Friday, October 17, 2014

Making A Better Choice

Ecclesiastes 6:1-12

“There is an evil which I have seen under the sun, and it is common among men: A man to whom God hath given riches, wealth, and honour, so that he wanteth nothing for his soul of all that he desireth, yet God giveth him not power to eat thereof, but a stranger eateth it: this is vanity, and it is an evil disease.” (Ecclesiastes 6:1-2)

Many times things happen to a person who has been successful and gotten enough so he doesn’t have to worry before he gets to enjoy them, and someone else gets all the benefit.   It doesn’t matter whether it is the result of theft, sickness or a death, natural disasters, or government regulations and taxes, it seems like a waste of time to even try.  It is unfair and evil that those who are doing what is right lose so much.

“If a man beget an hundred children, and live many years, so that the days of his years be many, and his soul be not filled with good, and also that he have no burial; I say, that an untimely birth is better than he.  For he cometh in with vanity, and departeth in darkness, and his name shall be covered with darkness.  Moreover he hath not seen the sun, nor known any thing: this hath more rest than the other.  Yea, though he live a thousand years twice told, yet hath he seen no good: do not all go to one place?” (Ecclesiastes 6:3-6)

Solomon says that a baby that was born before it could survive is better off than a person who goes through life and doesn’t enjoy it, no matter how long he lives.  The stillborn baby hasn’t seen the sun and in eternity, will have no memories of unhappiness.  The person who has never learned to enjoy what he has will have nothing but memories of unhappiness throughout eternity.  Proverbs 23:7 says, “For as he thinketh in his heart, so is he.”  Our attitude and thoughts determine whether we are happy or miserable, not our circumstances.  Some of the most miserable people are better off than those who are happy.  Imagine being stuck with that attitude for eternity.

“All the labour of man is for his mouth, and yet the appetite is not filled.  For what hath the wise more than the fool? what hath the poor, that knoweth to walk before the living?  Better is the sight of the eyes than the wandering of the desire: this is also vanity and vexation of spirit.” (Ecclesiastes 6:7-9)

Ultimately every person is working to meet his own desires and needs.  He doesn’t work just to have something to make time pass faster.  He keeps on doing the things he does because his desires are not satisfied, and that is true whether he is wise or foolish, rich or poor.  The poor person realizes the dead have nothing to offer, and seeks living people who can help him.   It is better to enjoy what you have than to be thinking about what you would like to have.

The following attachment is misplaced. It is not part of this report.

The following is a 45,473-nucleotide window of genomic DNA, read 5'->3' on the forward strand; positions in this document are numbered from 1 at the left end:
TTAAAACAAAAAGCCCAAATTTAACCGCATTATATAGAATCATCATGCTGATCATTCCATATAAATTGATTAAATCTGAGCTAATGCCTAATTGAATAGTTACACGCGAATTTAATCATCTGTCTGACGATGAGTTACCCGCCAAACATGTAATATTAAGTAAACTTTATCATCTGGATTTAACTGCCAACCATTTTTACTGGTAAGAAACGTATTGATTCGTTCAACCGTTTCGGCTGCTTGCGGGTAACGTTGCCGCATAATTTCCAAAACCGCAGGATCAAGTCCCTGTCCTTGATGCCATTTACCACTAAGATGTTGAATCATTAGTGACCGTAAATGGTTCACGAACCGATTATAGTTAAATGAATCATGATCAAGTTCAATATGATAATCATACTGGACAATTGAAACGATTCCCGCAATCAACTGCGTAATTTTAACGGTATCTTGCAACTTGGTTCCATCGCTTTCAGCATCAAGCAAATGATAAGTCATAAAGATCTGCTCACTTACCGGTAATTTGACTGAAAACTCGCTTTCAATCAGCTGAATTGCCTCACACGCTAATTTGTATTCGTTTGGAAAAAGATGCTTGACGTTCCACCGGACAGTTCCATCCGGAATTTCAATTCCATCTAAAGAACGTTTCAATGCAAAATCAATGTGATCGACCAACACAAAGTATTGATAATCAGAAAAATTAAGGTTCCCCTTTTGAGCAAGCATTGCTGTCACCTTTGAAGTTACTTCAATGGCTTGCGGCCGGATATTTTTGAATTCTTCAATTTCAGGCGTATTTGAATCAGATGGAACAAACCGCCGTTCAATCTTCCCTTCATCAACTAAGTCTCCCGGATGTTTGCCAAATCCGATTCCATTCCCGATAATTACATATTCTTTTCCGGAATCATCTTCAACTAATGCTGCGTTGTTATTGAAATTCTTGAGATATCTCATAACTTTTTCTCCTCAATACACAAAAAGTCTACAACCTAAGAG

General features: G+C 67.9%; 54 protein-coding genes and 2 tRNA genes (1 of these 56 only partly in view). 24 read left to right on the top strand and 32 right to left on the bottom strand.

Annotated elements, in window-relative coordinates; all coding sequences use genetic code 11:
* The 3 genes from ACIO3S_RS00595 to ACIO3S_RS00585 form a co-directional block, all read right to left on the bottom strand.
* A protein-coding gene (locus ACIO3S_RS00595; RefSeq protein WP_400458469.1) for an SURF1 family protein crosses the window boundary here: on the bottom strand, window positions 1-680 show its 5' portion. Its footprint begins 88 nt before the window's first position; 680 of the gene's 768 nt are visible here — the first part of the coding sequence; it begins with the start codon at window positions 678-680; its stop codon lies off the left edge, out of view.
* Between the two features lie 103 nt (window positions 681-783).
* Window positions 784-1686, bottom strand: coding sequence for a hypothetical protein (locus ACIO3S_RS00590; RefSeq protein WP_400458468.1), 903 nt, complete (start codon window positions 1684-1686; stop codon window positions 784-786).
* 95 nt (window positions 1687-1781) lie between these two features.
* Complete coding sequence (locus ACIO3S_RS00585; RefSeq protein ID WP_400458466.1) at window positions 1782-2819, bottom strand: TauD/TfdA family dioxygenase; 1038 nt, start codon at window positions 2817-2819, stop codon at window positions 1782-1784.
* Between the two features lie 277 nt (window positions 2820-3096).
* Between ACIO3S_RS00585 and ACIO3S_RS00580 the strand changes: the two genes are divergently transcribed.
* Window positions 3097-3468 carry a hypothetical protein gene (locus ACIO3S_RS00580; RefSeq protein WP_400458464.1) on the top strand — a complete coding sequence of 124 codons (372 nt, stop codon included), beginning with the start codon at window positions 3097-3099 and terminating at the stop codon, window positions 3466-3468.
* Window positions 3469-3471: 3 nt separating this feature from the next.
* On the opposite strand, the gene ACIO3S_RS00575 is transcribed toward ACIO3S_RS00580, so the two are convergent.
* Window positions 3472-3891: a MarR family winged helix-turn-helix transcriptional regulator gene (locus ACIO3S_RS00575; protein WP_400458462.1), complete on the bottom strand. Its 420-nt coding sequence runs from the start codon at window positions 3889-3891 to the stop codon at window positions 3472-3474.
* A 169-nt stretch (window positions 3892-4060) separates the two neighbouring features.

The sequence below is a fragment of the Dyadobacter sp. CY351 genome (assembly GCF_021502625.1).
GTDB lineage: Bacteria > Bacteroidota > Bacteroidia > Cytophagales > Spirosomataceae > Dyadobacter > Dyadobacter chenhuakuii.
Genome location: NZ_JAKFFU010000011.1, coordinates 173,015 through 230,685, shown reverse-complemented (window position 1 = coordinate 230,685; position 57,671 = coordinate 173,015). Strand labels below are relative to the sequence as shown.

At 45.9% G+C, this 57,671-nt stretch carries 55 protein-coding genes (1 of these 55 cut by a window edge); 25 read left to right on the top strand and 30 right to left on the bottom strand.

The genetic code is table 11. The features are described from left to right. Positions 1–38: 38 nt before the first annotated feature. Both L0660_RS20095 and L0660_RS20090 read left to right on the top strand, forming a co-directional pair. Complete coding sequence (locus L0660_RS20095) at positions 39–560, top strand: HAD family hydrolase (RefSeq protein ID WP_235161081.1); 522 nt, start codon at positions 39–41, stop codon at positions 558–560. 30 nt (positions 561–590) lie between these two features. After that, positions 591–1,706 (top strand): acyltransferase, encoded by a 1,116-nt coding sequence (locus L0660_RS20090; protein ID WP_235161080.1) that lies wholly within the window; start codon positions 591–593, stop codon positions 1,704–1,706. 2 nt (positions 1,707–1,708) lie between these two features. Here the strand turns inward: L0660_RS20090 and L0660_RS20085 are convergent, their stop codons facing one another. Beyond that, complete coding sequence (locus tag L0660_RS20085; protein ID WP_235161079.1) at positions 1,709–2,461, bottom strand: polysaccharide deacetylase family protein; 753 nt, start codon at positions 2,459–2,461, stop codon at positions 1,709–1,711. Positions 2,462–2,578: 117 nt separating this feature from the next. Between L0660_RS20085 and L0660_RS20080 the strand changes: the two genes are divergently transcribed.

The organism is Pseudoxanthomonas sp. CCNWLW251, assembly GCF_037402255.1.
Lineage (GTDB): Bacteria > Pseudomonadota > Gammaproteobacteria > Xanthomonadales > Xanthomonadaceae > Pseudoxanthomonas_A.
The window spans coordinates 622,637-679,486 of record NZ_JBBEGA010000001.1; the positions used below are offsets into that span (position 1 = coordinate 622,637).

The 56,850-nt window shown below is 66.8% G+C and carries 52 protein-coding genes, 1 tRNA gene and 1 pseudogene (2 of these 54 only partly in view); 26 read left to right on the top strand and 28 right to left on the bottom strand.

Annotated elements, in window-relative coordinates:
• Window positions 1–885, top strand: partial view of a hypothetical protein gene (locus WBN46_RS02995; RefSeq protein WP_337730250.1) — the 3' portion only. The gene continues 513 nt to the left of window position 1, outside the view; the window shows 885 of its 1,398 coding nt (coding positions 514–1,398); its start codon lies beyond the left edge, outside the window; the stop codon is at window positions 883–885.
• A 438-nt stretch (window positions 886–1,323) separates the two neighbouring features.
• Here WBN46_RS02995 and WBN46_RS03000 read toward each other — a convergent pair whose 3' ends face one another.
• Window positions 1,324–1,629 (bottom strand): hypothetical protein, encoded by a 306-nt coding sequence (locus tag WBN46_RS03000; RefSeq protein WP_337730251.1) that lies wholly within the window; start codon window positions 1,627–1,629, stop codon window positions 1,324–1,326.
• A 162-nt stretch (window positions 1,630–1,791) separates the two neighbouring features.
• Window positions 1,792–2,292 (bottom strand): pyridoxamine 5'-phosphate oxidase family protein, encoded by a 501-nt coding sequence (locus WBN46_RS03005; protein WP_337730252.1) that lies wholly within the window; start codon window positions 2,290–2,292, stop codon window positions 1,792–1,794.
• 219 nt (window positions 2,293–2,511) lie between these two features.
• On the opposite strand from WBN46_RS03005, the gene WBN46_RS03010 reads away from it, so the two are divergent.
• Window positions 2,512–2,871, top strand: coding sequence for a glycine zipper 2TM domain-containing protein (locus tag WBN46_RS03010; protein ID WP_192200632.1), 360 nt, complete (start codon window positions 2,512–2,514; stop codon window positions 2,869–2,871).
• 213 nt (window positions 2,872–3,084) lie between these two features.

I Timothy 1:7-9 reminds us, “For we brought nothing into this world, and it is certain we can carry nothing out.  And having food and raiment let us be therewith content.   But they that will be rich fall into temptation and a snare, and into many foolish and hurtful lusts, which drown men in destruction and perdition.”  Focusing on things we don’t have makes us unhappy and leads to doing things that will ultimately destroy us. 

“That which hath been is named already, and it is known that it is man: neither may he contend with him that is mightier than he.  Seeing there be many things that increase vanity, what is man the better?  For who knoweth what is good for man in this life, all the days of his vain life which he spendeth as a shadow? for who can tell a man what shall be after him under the sun?” (Ecclesiastes 6:10-12)

I Corinthians 10:13 declares, “There hath no temptation taken you but such as is common to man…”  The struggles we face are not new, but have been experienced by people throughout history.  Job 5:7 says, “Yet man is born unto trouble, as the sparks fly upward.”  Trouble is part of being alive and there is no way of avoiding problems but there are a lot of things that make them worse.  Even our biggest advances in technology create new problems so that it becomes a question whether they really helped or not.  Many who have made vast amounts of money and moved in prestigious social circles seek out secluded areas where they farm or do various arts and crafts to get away from the rat race.  They are no longer willing to devote their lives to such unsatisfactory pursuits, understanding they won’t matter in the long run. 

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